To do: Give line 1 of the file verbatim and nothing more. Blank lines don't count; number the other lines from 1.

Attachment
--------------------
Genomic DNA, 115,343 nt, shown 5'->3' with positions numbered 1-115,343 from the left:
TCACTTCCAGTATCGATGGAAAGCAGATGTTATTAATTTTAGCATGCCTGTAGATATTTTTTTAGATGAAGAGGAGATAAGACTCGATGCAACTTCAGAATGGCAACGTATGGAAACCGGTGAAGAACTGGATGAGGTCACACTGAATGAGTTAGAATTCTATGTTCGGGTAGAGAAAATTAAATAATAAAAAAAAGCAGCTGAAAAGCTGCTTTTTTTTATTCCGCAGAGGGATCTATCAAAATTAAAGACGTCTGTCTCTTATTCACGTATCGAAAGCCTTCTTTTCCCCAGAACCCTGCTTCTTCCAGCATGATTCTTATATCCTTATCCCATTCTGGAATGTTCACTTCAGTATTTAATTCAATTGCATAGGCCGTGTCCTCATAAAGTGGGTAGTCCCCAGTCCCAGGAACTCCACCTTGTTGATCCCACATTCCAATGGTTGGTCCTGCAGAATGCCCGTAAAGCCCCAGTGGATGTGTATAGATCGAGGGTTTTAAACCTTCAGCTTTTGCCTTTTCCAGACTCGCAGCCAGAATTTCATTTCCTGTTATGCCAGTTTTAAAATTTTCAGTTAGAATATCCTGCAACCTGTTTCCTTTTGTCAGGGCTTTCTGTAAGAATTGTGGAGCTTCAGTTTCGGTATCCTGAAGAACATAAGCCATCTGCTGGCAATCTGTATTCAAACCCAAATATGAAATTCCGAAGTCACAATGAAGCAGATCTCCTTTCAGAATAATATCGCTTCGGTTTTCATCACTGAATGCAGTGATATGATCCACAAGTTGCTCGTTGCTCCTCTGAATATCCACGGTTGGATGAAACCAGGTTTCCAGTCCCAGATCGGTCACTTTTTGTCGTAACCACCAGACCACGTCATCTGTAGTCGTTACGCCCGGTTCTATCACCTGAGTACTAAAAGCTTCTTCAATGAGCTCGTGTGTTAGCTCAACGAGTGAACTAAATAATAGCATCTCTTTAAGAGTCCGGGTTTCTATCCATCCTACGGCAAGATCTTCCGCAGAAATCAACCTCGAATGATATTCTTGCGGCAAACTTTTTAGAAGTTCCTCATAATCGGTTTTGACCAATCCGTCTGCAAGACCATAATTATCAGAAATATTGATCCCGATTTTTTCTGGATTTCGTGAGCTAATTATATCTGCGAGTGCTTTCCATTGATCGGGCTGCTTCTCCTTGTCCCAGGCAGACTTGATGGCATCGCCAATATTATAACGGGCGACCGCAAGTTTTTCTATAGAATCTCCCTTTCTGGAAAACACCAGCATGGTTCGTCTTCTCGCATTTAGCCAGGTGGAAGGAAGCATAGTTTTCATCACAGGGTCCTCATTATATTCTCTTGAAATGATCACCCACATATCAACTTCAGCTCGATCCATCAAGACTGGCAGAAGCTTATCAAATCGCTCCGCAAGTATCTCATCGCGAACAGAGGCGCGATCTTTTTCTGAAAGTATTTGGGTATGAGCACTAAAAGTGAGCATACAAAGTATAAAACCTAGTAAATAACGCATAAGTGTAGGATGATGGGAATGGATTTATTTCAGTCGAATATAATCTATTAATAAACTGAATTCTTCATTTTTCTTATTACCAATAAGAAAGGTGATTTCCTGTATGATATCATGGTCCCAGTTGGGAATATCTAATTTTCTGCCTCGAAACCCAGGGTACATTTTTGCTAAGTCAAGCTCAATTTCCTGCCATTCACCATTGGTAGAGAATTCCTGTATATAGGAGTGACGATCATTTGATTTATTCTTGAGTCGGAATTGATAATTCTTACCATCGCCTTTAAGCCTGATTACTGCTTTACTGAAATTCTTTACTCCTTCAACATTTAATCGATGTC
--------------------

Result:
Genomic DNA, 115,343 nt, shown 5'->3' with positions numbered 1-115,343 from the left: